Spoligotypes in binary format were entered in an Excel spreadsheet and compared with the spoligotyping database SpolDB4. The patterns were established clusters in the BioNumerics software version 5.0 (Applied Maths, Sint-Martens-Latem, Belgium). The strength of association between genotypes of MTB strains and drug resistance was estimated by odds ratio (OR) and 95% confidence interval (95% CI). All tests of significance were two sided and a significant threshold was set at 0.05. Statistical analyses were carried out by using SPSS software 13.0 (SPSS Inc., USA).

Ethical consideration

This project has been approved by Institutional Review Board of Nanjing Medical University. Written informed consent was obtained from all participants. Ethics has been respected throughout the whole study period.

Results

Spoligotyping analysis

Reproducible results were obtained for 260 strains and 34 distinct spoligotype clusters were obtained as referring to the SpolDB4.0 database. Twenty-seven spoligotypes represented the single isolate and the other 233 isolates were grouped into 7 clusters containing from 2 to 199 isolates (Figure 1). Among them, 14 (5.4%) strains were found to be undefined (absent in the SpolDB4.0 database) while 246(94.6%) were successfully clustered by spoligotyping and divided into 11 types (STs). Out of these, 5 STs had 2 or more strains whereas 6 STs had single isolate each. A determination of predominant STs were Beijing family (n = 209, 80.4%), T1 (n = 23, 8.8%) and T2 (n = 6, 2.3%), representing about 91.5% of total strains (Table 1).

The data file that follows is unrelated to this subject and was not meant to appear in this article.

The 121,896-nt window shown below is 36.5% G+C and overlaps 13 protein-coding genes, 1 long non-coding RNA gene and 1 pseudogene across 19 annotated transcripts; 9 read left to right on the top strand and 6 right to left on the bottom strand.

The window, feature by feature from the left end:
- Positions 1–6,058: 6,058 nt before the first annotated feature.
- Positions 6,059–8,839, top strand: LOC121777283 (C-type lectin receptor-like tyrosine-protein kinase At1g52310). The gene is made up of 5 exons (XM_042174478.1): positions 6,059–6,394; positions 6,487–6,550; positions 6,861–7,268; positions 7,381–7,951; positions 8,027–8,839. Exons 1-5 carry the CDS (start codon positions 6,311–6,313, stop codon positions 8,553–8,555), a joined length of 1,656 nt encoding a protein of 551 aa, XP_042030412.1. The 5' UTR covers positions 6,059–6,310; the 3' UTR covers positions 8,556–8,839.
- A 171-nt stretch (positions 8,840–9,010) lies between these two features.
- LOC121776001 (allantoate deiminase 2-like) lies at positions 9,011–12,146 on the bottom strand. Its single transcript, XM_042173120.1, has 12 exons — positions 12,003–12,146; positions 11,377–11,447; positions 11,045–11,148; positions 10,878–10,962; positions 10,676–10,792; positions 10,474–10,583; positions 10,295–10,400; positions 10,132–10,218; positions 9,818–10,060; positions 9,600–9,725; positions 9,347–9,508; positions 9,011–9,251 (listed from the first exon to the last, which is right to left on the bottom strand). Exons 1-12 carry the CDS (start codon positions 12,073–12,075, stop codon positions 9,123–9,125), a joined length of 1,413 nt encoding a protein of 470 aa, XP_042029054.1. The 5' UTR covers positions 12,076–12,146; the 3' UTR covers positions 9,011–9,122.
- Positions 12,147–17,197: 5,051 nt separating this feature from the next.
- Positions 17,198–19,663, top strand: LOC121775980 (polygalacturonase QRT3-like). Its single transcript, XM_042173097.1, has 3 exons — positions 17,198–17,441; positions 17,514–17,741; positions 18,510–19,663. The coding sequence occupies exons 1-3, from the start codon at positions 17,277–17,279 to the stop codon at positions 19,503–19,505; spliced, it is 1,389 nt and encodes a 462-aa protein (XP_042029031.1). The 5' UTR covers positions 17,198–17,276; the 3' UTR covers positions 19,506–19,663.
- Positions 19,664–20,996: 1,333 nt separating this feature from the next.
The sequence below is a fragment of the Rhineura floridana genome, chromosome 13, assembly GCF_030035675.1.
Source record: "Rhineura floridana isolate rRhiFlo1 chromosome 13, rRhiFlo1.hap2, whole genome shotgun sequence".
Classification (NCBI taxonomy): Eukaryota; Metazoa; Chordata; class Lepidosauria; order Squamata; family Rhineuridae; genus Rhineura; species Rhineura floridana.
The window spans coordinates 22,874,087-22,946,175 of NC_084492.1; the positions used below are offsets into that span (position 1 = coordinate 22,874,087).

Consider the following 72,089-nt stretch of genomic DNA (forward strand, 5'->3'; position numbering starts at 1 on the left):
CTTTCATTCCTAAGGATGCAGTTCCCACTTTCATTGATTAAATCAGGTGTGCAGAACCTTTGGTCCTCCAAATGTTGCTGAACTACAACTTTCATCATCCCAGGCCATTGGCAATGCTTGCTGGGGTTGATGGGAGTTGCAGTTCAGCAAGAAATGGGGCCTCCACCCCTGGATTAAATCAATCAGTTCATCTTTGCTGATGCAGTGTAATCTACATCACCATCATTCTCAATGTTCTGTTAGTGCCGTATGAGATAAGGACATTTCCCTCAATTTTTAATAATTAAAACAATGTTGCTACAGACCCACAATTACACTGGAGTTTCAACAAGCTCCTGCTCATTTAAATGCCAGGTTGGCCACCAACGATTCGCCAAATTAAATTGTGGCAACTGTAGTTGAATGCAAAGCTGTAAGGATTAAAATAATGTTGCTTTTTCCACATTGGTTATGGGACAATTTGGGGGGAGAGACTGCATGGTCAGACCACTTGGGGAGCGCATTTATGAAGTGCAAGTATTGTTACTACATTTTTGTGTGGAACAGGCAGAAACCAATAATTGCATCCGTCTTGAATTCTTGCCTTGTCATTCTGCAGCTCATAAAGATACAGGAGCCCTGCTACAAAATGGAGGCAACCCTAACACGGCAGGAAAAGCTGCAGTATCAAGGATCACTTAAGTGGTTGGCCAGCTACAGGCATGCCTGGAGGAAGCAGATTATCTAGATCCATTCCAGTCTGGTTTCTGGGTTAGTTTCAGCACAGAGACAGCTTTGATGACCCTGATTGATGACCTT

thumbnailFigure 1. Samples with MIRU-VNTR and spoligotyping. Clustering was based upon an average of MIRU-VNTR and spoligotyping, clustered using the dice coefficient and the unweighted pair group method with arithmetic averages (UPGMA) in BioNumerics 5.0.

Table 1. Spoligotypes shared by Mycobacterium tuberculosis strains evaluated in this study

MIRU-VNTR

Among 260 MTB strains being genotyped, 224 different VNTR genotypes were detected. Two hundred and four (91.1%) were unique (i.e., observed for only one strain) and 56 strains could be grouped into 20 clusters, each including 2 to 8 strains (Additional file 1). Two main clusters which contained 8 (14.3%) and 7 (12.5%) strains showed 4 2 4 3 4 3 2 3 3 2 5 1 5 3 3 3 4 5 4 1 4 5 6 3 and 4 2 4 3 4 3 2 3 3 2 5 1 5 3 3 3 4 5 4 1 4 6 6 3 VNTR profiles, respectively (Figure 1). HGDI scores which were calculated for particular MIRU loci varied significantly from 0.717 of Qub11b to 0 of MIRU24. As suggested by Sola et al [22], the MIRU loci were further classified into highly (> 0.6), moderately (0.3 to 0.6), and poorly (< 0.3) discriminating based on the HGDI scores. Five loci (ETRB, ETRC, MIRU20, MIRU02, MIRU24) showed negligible diversity (HGDI < 0.1) whereas ETRE and Qub11b had highly discriminating ability, especially for Beijing family (Table 2).